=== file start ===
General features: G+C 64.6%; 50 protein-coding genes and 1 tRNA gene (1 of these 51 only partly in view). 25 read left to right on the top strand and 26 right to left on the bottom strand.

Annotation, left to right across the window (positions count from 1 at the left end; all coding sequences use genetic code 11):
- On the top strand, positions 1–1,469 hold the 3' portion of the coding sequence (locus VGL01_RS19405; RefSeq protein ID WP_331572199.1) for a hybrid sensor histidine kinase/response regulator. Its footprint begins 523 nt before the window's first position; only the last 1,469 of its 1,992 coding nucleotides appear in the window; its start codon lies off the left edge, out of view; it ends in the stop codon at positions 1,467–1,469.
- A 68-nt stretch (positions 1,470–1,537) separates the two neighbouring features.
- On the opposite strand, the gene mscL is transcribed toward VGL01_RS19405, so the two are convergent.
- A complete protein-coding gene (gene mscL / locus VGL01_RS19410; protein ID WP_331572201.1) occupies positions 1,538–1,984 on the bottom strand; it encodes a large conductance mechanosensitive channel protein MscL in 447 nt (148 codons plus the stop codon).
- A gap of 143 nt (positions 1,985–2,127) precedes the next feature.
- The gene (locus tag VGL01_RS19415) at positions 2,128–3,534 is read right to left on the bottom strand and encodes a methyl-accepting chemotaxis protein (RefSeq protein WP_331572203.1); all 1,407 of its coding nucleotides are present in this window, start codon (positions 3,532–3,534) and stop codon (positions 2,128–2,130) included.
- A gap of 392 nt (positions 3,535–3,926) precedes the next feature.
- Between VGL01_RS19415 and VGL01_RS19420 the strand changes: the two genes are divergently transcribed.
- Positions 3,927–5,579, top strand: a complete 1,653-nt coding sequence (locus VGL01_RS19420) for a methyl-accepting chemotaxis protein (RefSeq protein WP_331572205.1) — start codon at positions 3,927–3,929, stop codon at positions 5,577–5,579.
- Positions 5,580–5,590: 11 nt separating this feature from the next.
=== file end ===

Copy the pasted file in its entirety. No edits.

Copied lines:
General features: G+C 64.6%; 50 protein-coding genes and 1 tRNA gene (1 of these 51 only partly in view). 25 read left to right on the top strand and 26 right to left on the bottom strand.

Annotation, left to right across the window (positions count from 1 at the left end; all coding sequences use genetic code 11):
- On the top strand, positions 1–1,469 hold the 3' portion of the coding sequence (locus VGL01_RS19405; RefSeq protein ID WP_331572199.1) for a hybrid sensor histidine kinase/response regulator. Its footprint begins 523 nt before the window's first position; only the last 1,469 of its 1,992 coding nucleotides appear in the window; its start codon lies off the left edge, out of view; it ends in the stop codon at positions 1,467–1,469.
- A 68-nt stretch (positions 1,470–1,537) separates the two neighbouring features.
- On the opposite strand, the gene mscL is transcribed toward VGL01_RS19405, so the two are convergent.
- A complete protein-coding gene (gene mscL / locus VGL01_RS19410; protein ID WP_331572201.1) occupies positions 1,538–1,984 on the bottom strand; it encodes a large conductance mechanosensitive channel protein MscL in 447 nt (148 codons plus the stop codon).
- A gap of 143 nt (positions 1,985–2,127) precedes the next feature.
- The gene (locus tag VGL01_RS19415) at positions 2,128–3,534 is read right to left on the bottom strand and encodes a methyl-accepting chemotaxis protein (RefSeq protein WP_331572203.1); all 1,407 of its coding nucleotides are present in this window, start codon (positions 3,532–3,534) and stop codon (positions 2,128–2,130) included.
- A gap of 392 nt (positions 3,535–3,926) precedes the next feature.
- Between VGL01_RS19415 and VGL01_RS19420 the strand changes: the two genes are divergently transcribed.
- Positions 3,927–5,579, top strand: a complete 1,653-nt coding sequence (locus VGL01_RS19420) for a methyl-accepting chemotaxis protein (RefSeq protein WP_331572205.1) — start codon at positions 3,927–3,929, stop codon at positions 5,577–5,579.
- Positions 5,580–5,590: 11 nt separating this feature from the next.